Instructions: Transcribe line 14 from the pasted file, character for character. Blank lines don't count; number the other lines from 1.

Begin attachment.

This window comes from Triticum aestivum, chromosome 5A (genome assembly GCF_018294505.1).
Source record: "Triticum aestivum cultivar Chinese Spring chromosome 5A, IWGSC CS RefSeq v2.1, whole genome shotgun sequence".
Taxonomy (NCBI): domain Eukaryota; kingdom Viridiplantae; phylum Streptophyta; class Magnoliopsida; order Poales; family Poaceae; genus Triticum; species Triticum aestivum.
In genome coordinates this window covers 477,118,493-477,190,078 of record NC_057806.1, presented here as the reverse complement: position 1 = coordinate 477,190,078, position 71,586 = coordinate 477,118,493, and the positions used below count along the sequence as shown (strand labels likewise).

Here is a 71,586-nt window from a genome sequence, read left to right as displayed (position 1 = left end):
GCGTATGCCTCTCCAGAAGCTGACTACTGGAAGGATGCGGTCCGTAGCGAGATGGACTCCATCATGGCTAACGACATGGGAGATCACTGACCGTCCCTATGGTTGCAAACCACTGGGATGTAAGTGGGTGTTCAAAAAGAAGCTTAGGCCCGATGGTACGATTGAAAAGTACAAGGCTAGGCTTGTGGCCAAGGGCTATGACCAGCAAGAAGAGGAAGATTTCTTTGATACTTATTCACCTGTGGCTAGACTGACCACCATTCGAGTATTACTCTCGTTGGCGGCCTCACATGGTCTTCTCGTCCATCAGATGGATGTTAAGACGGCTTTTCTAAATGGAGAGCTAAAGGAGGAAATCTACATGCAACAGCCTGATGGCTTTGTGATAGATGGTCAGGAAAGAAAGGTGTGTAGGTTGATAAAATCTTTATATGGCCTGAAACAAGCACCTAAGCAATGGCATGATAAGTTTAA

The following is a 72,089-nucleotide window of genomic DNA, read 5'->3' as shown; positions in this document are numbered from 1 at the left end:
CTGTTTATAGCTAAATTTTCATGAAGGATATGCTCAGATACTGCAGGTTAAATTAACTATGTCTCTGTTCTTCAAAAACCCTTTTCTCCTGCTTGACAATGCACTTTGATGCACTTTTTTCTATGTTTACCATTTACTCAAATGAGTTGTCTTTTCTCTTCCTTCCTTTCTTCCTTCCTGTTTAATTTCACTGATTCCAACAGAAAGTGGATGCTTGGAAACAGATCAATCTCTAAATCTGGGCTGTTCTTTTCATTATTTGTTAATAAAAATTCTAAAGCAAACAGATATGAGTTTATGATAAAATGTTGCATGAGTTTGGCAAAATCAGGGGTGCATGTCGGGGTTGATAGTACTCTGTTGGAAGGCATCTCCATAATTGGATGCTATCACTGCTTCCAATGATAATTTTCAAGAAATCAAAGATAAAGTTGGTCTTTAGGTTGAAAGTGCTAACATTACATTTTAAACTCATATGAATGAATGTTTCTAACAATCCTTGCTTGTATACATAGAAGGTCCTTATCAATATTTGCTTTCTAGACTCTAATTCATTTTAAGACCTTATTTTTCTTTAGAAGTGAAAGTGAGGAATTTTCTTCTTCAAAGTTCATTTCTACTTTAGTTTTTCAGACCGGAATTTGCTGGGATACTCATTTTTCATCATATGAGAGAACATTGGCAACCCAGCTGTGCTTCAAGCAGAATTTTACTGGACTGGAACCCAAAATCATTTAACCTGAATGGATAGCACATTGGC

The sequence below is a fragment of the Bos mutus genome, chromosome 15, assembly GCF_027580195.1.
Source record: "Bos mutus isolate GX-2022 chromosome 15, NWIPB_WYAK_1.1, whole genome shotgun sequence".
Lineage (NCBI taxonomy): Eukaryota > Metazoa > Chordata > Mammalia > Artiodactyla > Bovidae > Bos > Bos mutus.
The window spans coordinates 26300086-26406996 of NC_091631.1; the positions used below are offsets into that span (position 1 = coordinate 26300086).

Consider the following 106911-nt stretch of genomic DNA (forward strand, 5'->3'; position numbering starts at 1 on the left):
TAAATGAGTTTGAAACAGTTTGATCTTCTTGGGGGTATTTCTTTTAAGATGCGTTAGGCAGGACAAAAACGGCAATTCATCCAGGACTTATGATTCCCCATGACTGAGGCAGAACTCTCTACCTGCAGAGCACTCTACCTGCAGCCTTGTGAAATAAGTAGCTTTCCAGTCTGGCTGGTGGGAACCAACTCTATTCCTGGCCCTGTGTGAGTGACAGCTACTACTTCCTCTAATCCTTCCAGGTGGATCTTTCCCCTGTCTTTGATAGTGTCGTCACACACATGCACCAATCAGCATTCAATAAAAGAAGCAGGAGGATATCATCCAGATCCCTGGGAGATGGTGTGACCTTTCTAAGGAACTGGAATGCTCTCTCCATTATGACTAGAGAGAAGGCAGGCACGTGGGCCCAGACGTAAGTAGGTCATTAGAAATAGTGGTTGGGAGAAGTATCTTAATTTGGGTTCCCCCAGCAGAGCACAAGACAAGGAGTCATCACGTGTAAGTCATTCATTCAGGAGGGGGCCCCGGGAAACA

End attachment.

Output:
TAAATGAGTTTGAAACAGTTTGATCTTCTTGGGGGTATTTCTTTTAAGATGCGTTAGGCAGGACAAAAACGGCAATTCATCCAGGACTTATGATTCCCCATGACTGAGGCAGAACTCTCTACCTGCAGAGCACTCTACCTGCAGCCTTGTGAAATAAGTAGCTTTCCAGTCTGGCTGGTGGGAACCAACTCTATTCCTGGCCCTGTGTGAGTGACAGCTACTACTTCCTCTAATCCTTCCAGGTGGATCTTTCCCCTGTCTTTGATAGTGTCGTCACACACATGCACCAATCAGCATTCAATAAAAGAAGCAGGAGGATATCATCCAGATCCCTGGGAGATGGTGTGACCTTTCTAAGGAACTGGAATGCTCTCTCCATTATGACTAGAGAGAAGGCAGGCACGTGGGCCCAGACGTAAGTAGGTCATTAGAAATAGTGGTTGGGAGAAGTATCTTAATTTGGGTTCCCCCAGCAGAGCACAAGACAAGGAGTCATCACGTGTAAGTCATTCATTCAGGAGGGGGCCCCGGGAAACA